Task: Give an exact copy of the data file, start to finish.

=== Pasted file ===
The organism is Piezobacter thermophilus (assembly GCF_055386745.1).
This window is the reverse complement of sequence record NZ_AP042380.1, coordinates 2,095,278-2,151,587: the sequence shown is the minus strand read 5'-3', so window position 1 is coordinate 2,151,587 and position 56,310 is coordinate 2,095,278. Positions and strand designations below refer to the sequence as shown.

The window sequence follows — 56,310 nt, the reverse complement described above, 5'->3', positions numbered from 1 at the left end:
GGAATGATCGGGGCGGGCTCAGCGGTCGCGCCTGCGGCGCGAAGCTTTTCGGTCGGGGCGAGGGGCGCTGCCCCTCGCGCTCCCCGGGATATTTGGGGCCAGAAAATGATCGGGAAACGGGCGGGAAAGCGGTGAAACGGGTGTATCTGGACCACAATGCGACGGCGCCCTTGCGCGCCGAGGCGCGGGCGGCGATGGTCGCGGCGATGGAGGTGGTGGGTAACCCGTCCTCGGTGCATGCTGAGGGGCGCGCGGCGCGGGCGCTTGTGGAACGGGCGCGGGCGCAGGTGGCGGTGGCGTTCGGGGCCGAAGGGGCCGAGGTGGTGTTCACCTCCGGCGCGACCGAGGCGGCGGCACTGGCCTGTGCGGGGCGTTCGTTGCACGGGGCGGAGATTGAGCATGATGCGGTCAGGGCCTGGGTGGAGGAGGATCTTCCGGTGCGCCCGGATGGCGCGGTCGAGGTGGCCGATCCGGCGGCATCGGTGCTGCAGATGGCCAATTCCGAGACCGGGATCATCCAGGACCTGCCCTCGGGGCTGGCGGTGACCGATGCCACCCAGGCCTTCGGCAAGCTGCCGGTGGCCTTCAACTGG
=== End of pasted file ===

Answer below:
The organism is Piezobacter thermophilus (assembly GCF_055386745.1).
This window is the reverse complement of sequence record NZ_AP042380.1, coordinates 2,095,278-2,151,587: the sequence shown is the minus strand read 5'-3', so window position 1 is coordinate 2,151,587 and position 56,310 is coordinate 2,095,278. Positions and strand designations below refer to the sequence as shown.

The window sequence follows — 56,310 nt, the reverse complement described above, 5'->3', positions numbered from 1 at the left end:
GGAATGATCGGGGCGGGCTCAGCGGTCGCGCCTGCGGCGCGAAGCTTTTCGGTCGGGGCGAGGGGCGCTGCCCCTCGCGCTCCCCGGGATATTTGGGGCCAGAAAATGATCGGGAAACGGGCGGGAAAGCGGTGAAACGGGTGTATCTGGACCACAATGCGACGGCGCCCTTGCGCGCCGAGGCGCGGGCGGCGATGGTCGCGGCGATGGAGGTGGTGGGTAACCCGTCCTCGGTGCATGCTGAGGGGCGCGCGGCGCGGGCGCTTGTGGAACGGGCGCGGGCGCAGGTGGCGGTGGCGTTCGGGGCCGAAGGGGCCGAGGTGGTGTTCACCTCCGGCGCGACCGAGGCGGCGGCACTGGCCTGTGCGGGGCGTTCGTTGCACGGGGCGGAGATTGAGCATGATGCGGTCAGGGCCTGGGTGGAGGAGGATCTTCCGGTGCGCCCGGATGGCGCGGTCGAGGTGGCCGATCCGGCGGCATCGGTGCTGCAGATGGCCAATTCCGAGACCGGGATCATCCAGGACCTGCCCTCGGGGCTGGCGGTGACCGATGCCACCCAGGCCTTCGGCAAGCTGCCGGTGGCCTTCAACTGG